Copper and the Price Behaviour of Base Metals, Oil & Gold - Chris Welch,
Bloomsbury Minerals Economics
■ Mr. Welch outlined a number of issues that could affect the start-up and production of
copper projects in 2008. A lack of energy, water, equipment, and personnel are possible
risks to projects in South America, with environmental licensing a risk in North America,
equipment availability a possible issue in Australia, and transportation and political risks a
concern in Africa. Most notably, the current political situation in the Congo was highlighted
as the most likely risk to copper production in 2008, with First Quantum's Frontier project of
particular concern, according to Bloomsbury. Despite these supply risks, Mr. Welch sees the
copper market in 2008 having a surplus of less than 200 kt.
■ Mr. Welch highlighted that the relationship between commodity prices and LME
warehouse stocks has shifted upwards in recent years due to the interactions in the
metal market of fund-related investments. Bloomsbury estimates that index funds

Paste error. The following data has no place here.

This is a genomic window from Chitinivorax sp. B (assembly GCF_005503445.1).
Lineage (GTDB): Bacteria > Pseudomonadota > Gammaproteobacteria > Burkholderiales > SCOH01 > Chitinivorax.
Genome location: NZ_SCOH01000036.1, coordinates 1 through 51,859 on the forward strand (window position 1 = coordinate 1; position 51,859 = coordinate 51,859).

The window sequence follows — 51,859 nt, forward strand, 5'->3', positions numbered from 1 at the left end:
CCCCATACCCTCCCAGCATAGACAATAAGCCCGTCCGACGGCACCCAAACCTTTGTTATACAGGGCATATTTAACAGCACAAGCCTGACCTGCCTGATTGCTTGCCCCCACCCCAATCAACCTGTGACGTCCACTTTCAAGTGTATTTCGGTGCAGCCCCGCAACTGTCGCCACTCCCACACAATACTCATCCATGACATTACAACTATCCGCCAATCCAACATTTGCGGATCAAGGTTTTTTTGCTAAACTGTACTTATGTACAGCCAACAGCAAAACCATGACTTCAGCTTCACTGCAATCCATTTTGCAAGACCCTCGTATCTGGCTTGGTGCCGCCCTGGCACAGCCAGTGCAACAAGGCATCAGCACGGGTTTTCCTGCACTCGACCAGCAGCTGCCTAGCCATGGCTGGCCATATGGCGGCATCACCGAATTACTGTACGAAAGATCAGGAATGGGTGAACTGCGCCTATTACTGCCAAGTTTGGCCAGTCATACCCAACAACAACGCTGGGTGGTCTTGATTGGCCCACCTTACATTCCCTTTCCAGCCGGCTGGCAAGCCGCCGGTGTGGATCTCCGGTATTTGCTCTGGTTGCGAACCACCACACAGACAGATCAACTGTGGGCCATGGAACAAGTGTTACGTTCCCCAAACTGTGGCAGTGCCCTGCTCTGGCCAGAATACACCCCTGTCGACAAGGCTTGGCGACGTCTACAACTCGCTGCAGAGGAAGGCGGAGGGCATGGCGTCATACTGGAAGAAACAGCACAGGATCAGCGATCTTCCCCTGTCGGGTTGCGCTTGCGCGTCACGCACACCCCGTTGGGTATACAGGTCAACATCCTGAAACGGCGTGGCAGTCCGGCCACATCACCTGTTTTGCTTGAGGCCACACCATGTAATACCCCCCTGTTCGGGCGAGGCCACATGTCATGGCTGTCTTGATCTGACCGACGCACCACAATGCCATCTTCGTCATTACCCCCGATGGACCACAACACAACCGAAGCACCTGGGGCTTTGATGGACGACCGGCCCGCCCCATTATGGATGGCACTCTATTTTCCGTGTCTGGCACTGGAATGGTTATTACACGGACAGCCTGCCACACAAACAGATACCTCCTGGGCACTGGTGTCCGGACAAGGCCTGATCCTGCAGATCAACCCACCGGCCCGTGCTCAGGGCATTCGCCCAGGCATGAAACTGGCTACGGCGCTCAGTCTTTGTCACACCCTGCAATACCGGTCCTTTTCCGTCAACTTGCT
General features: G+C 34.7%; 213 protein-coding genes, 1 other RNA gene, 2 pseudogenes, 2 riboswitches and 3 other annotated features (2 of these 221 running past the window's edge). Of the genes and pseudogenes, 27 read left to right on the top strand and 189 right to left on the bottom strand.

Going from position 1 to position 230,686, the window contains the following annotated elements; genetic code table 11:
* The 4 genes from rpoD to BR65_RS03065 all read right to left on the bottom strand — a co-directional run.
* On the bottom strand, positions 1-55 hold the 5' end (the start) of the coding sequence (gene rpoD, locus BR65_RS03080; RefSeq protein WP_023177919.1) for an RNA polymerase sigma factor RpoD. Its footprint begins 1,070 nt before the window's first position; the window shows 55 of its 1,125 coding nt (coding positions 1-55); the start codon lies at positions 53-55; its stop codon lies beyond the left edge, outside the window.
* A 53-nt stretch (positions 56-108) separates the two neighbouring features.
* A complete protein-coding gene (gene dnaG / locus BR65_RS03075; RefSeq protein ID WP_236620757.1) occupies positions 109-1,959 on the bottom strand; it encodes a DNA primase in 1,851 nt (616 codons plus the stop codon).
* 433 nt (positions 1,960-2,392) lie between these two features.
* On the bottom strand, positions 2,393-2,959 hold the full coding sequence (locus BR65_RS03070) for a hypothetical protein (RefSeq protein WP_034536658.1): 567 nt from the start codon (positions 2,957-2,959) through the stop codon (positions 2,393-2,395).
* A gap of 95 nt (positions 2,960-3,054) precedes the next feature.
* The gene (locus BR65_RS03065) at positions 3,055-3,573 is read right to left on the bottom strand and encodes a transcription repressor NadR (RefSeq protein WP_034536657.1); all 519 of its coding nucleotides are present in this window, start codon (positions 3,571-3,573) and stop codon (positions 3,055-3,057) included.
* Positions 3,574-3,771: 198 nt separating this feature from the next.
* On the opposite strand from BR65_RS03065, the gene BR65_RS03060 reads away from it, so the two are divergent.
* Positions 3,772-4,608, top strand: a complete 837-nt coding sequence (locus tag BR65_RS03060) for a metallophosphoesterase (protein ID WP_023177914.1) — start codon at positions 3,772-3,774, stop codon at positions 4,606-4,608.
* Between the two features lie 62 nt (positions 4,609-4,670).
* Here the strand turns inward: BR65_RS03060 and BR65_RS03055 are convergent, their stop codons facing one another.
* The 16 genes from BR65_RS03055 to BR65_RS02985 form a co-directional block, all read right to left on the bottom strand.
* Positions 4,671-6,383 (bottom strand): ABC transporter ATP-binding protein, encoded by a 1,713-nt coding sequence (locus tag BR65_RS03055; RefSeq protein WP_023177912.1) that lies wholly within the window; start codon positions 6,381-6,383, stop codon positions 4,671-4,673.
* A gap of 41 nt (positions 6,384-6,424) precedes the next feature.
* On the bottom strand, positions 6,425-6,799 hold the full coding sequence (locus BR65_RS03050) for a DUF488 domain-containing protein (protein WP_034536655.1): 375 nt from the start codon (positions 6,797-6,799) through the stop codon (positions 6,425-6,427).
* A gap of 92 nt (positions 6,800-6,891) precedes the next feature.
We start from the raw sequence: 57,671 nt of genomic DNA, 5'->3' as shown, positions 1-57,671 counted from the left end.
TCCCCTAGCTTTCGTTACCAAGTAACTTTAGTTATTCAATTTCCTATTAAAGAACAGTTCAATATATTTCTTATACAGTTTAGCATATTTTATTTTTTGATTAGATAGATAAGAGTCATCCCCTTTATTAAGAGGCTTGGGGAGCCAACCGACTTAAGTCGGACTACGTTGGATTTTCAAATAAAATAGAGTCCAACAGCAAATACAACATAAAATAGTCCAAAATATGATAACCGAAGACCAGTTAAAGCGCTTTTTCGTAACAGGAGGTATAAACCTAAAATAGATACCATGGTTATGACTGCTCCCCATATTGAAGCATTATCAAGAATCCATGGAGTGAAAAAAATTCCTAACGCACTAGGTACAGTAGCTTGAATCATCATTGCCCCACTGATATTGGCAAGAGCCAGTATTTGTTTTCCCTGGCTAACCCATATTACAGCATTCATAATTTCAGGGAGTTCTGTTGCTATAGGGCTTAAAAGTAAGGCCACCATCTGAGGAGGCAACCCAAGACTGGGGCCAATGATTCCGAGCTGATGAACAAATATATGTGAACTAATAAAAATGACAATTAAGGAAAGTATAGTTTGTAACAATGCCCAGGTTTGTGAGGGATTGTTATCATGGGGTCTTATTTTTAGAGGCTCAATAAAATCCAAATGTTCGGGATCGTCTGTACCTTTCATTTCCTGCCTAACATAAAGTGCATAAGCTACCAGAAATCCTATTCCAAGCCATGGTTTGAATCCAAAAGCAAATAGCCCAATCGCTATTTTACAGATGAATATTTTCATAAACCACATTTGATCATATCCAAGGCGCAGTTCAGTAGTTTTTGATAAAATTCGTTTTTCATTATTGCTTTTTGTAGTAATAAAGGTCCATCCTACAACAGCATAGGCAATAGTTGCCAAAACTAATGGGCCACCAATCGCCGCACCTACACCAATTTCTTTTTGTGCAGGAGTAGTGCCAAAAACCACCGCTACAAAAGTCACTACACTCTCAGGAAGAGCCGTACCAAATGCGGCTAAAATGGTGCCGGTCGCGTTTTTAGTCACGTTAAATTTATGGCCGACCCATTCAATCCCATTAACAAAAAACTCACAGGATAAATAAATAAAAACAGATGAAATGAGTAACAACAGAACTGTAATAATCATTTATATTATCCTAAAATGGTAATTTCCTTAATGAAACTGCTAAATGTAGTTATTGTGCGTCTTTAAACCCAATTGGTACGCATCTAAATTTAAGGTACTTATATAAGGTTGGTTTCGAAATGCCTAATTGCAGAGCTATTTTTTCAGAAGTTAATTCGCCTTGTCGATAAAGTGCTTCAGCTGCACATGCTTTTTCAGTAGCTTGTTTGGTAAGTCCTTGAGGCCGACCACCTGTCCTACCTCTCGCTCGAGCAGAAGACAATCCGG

currently control over 800 kt of copper, compared to the current LME warehouse stocks of
194 kt. It is this virtual deficit that effectively raises the inventory-price relationship curve
upwards. This relationship can also be observed in the other LME-traded metals, notably
nickel and aluminum. Bloomsbury estimates that the price of nickel could be as low as
$4.50/lb if the effect of fund-related commodity holdings was eliminated.
■ Scotia Comment - We agree with Mr. Welch's view that the involvement of investment
funds in the commodity markets has changed the price behaviour of the copper and other base
metals, resulting in a weakening of historical inventory-price relationships. Bloomsbury's
forecast for a surplus of less than 200 kt is in line with our estimate of a 197 kt surplus in 2008.